Font Sizes and Accessibility

on September 18th, 2006 | Filed under CSS Tips, WordPress Tips

Lets take a closer look at the font-size property in CSS.

You might have seen this following piece of code in some theme’s style.css file.
#content h2 { font-size:1.4em;}
or this
#content h2 { font-size:14px;}
or this
#content h2 { font-size:10pt;}

What is the difference between all of these ? which one is better ?

In reality, there is nothing like ‘one is better than the other’, but it depends more on the context where it is applied.

‘1em’ means the size of the character ‘M’ for the given font when the browser displays the page at the normal text size.
(Similarly 1ex = size of character ‘X’)

‘1px’ means 1 pixel size. if your monitor’s display is set to 800 by 600 resolution, that means it displays 800 pixels horizontally, and 600 pixels vertically.

‘1pt’ means 1 point size. This is a fixed size across all fonts = 1/72 of an inch. Fixed size fonts might be usable in some cases but not for all.

Q : so what are Relative units for font ?

A : something like ’em’, ‘ex’, ‘px’ etc

Q : What are Fixed units for font ?

A : something like ‘pt’, ‘in‘, ‘cm‘, ‘mm‘ etc

Q : What is the advantage of having a Relative Size set for a font ?

With every modern browser, you have the capability to change the text size of a given web page you are viewing.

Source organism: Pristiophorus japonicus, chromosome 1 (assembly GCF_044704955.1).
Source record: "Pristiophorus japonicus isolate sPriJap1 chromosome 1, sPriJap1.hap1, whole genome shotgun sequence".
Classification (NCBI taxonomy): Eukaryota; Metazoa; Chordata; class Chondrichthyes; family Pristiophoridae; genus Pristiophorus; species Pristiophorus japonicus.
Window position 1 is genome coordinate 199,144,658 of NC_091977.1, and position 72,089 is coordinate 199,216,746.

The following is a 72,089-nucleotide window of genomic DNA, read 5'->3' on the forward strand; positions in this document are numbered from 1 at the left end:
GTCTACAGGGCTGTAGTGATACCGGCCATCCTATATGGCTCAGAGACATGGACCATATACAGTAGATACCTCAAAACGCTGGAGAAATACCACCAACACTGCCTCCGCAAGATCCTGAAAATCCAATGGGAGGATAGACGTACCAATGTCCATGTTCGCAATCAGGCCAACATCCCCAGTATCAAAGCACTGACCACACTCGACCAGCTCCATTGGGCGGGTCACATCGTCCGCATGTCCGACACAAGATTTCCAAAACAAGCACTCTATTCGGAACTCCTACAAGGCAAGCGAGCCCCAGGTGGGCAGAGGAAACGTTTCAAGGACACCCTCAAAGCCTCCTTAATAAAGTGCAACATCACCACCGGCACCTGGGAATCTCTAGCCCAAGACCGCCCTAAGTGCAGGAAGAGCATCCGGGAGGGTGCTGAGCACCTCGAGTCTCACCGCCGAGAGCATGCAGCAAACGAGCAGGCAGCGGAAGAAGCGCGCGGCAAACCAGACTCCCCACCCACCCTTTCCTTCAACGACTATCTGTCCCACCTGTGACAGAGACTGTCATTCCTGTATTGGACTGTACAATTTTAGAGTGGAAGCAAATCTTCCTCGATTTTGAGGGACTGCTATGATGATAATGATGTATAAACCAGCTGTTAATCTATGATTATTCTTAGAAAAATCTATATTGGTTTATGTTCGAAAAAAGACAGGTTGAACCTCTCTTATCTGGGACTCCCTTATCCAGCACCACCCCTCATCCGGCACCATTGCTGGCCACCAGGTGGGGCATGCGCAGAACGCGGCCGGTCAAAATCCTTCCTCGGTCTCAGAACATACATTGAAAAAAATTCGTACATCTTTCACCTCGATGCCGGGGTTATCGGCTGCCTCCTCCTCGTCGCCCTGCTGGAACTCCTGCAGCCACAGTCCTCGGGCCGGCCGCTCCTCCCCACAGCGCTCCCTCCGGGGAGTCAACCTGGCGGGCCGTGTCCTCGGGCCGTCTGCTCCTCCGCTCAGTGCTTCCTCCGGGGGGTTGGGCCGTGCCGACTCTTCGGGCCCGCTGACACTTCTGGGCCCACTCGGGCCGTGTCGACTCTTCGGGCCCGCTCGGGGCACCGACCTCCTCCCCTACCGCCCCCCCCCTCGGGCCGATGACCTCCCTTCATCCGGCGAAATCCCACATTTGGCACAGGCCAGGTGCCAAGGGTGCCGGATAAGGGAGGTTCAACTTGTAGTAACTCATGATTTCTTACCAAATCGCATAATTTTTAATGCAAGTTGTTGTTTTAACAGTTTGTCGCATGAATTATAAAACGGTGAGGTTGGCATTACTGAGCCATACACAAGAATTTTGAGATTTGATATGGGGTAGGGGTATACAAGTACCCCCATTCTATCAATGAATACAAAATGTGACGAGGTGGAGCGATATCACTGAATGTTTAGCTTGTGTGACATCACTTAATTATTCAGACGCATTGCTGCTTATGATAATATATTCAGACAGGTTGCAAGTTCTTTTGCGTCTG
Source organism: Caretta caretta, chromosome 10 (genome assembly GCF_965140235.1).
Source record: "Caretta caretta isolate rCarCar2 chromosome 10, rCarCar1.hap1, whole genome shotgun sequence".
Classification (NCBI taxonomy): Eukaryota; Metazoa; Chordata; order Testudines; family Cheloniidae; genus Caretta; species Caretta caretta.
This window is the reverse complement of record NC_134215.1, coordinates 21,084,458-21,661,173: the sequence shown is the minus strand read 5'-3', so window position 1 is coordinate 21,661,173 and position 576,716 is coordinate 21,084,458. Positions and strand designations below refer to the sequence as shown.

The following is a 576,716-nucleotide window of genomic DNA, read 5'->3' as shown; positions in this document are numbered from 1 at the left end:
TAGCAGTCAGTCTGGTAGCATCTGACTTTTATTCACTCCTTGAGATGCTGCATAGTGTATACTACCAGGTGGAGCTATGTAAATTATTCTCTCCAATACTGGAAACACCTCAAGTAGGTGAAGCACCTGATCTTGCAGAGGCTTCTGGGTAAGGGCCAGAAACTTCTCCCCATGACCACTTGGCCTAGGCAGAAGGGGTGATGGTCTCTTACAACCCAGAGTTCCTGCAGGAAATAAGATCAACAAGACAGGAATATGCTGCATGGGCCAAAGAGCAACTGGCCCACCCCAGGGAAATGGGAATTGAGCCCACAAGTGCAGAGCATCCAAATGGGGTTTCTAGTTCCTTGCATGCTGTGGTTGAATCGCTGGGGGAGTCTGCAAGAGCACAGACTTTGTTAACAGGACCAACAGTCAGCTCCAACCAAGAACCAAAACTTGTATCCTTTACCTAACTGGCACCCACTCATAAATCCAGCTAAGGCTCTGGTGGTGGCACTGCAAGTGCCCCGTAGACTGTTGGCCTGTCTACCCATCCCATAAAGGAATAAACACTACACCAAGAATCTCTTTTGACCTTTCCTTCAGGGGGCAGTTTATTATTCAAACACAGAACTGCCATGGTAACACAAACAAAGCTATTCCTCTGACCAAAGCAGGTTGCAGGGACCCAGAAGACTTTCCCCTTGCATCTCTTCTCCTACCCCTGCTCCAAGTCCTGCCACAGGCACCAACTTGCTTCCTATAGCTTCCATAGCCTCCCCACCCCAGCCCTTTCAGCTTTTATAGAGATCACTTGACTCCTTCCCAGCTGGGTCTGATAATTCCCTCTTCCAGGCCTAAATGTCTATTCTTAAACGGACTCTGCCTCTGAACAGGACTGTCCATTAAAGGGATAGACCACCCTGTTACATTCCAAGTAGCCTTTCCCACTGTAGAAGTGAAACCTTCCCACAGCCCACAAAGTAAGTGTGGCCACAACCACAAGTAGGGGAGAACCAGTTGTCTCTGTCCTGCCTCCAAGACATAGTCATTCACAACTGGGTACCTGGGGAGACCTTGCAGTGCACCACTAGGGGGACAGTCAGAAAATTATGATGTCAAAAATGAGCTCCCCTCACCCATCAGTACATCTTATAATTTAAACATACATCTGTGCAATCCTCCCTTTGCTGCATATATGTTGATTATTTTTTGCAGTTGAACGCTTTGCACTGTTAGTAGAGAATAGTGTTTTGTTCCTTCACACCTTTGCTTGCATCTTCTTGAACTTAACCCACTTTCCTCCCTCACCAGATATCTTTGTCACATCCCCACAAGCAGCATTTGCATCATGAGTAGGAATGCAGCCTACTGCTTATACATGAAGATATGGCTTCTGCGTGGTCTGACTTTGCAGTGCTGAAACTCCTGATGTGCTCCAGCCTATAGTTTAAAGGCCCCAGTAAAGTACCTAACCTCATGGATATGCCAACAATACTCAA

If you are using Firefox, it is available in the toolbar (View > Text Size > Increase ) or in Internet Explorer, it is available in toolbar (View > Text Size > Larger )

If your website’s CSS defines the page element’s font-size in relative units (such as em, ex or px), then the browser will show the page in a bigger font size.
else, the page always shows up with the same sized font, no matter what you change in the browser settings.

So, if you want to have a web page, that is readable by those people with minor visual impairment, you should use relative units for the font size.
If you are a theme author, you make sure, your theme uses them as much as possible, so the sites using your theme are accessible to everyone.

Thats all folks, for now.

Further Reading:
1. W3C’s Tips.
2. CSS2 Syntax

3 Comments

3 Responses to “Font Sizes and Accessibility”

  1. Caughtya says:

    While the W3C says that ‘px’ is a relative size font, there is a lot of debate about it in accessibility circles.

    The thing is, px *is* relative, but relative from one machine to another. That is, on one monitor, a pixel will always have the same size.

    In terms of accessibility, the “relativity” of a pixel is rather useless. In other words, that unit of measure should not really be considered relative for the purpose of accessibility.

    Again, for the purpose of accessibility, font sizes should be declared in EM or %.

    I’m glad people are talking about these issues, thanks for bringing it up 🙂

  2. Sadish says:

    Thanks Caughtya for throwing some light on this issue.

    So you think ‘px’ does not help people with disabilities as much as ’em’ or ‘%’ . Right ?

    I will have it in mind when doing future projects.

  3. Caughtya says:

    That’s correct.

    Think of another way pixels are used: width of divs, When we talk about “Fixed width”, we tend to refer to width that are set in pixels. That is, it doesn’t matter how much you increase font size through your browser interface, the size of the container remains the same. 500px wide will be 500px wide, unless you change your monitor’s resolution.

    I haven’t run those tests in a while, but it used to be that if you set a font size in px, some browsers would not resize them.